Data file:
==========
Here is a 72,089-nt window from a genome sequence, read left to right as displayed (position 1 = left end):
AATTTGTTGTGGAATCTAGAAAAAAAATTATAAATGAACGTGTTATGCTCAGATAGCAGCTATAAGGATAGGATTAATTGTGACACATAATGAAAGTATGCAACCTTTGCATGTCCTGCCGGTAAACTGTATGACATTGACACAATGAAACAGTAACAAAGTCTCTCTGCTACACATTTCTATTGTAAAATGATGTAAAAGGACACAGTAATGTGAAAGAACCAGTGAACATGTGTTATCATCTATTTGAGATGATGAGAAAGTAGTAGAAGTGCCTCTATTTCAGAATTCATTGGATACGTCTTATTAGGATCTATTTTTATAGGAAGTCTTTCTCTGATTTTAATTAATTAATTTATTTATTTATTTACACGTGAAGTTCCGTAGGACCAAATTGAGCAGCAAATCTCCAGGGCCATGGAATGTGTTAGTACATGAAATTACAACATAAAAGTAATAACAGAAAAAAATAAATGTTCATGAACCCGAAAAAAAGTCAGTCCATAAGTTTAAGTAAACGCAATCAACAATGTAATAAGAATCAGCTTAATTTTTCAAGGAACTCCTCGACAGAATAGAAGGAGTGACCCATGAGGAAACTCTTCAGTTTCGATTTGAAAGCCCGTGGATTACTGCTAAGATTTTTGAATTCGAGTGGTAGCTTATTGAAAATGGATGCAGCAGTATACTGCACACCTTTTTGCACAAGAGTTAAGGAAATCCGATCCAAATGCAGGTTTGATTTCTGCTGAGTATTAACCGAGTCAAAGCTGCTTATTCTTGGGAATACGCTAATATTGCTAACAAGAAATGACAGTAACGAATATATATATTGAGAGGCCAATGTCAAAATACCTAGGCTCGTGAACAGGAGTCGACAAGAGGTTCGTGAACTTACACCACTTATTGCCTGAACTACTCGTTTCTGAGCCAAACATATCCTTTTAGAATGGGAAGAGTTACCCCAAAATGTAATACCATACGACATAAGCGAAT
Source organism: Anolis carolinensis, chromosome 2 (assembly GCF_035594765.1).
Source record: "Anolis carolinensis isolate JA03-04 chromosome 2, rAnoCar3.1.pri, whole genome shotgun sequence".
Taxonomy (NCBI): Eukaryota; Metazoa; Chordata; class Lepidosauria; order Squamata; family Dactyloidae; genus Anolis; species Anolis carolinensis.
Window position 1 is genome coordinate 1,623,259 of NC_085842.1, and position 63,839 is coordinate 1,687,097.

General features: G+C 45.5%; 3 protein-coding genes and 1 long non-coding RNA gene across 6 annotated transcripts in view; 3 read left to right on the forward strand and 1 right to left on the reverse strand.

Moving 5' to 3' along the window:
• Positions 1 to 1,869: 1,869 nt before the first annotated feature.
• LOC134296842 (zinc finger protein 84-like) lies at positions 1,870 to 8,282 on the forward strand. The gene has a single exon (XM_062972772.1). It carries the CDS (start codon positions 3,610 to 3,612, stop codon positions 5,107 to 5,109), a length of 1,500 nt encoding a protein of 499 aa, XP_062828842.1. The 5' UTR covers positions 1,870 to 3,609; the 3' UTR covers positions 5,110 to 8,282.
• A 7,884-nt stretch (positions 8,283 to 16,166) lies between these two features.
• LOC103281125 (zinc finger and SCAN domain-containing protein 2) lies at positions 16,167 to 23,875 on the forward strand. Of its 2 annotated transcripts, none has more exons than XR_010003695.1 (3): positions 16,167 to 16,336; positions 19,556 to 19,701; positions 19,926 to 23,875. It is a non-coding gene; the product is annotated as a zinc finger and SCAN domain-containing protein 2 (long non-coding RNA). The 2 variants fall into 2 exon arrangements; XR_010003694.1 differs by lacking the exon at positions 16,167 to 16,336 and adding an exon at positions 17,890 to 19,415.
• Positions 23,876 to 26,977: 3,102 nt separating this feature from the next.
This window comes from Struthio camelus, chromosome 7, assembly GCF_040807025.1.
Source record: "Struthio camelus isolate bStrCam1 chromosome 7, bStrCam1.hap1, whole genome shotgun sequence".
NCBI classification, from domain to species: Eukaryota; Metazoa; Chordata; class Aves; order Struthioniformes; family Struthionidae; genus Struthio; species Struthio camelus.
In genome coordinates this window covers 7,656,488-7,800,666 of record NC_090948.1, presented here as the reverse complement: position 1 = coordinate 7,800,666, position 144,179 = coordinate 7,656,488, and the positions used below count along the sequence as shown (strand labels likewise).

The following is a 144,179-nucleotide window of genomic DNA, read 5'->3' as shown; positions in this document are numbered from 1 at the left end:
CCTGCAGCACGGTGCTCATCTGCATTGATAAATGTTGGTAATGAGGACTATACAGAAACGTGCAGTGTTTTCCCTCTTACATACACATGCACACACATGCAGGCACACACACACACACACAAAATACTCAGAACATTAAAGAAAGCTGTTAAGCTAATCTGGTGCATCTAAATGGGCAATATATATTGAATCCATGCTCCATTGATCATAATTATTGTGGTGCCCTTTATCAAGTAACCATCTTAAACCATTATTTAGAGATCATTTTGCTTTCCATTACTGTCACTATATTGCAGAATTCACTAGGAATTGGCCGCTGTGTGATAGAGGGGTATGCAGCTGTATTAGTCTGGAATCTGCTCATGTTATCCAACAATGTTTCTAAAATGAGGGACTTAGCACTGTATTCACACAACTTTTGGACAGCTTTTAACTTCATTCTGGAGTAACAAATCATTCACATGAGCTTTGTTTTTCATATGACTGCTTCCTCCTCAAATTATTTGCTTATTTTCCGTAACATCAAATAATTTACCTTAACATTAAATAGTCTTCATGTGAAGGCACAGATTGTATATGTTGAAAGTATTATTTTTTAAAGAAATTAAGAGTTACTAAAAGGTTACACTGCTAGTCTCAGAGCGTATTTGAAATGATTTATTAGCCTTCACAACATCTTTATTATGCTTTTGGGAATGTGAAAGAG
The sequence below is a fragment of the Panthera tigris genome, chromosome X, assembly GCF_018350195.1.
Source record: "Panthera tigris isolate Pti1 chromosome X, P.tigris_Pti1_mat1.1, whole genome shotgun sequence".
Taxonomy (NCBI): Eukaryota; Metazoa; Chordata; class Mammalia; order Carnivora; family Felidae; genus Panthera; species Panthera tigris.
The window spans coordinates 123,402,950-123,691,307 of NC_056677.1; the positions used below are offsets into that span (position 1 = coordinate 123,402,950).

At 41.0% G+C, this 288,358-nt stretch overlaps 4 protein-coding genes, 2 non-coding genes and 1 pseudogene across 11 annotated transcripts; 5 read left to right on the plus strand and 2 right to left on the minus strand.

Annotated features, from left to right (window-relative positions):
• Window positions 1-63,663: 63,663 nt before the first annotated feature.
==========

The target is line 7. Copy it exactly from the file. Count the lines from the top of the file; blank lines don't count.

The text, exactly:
General features: G+C 45.5%; 3 protein-coding genes and 1 long non-coding RNA gene across 6 annotated transcripts in view; 3 read left to right on the forward strand and 1 right to left on the reverse strand.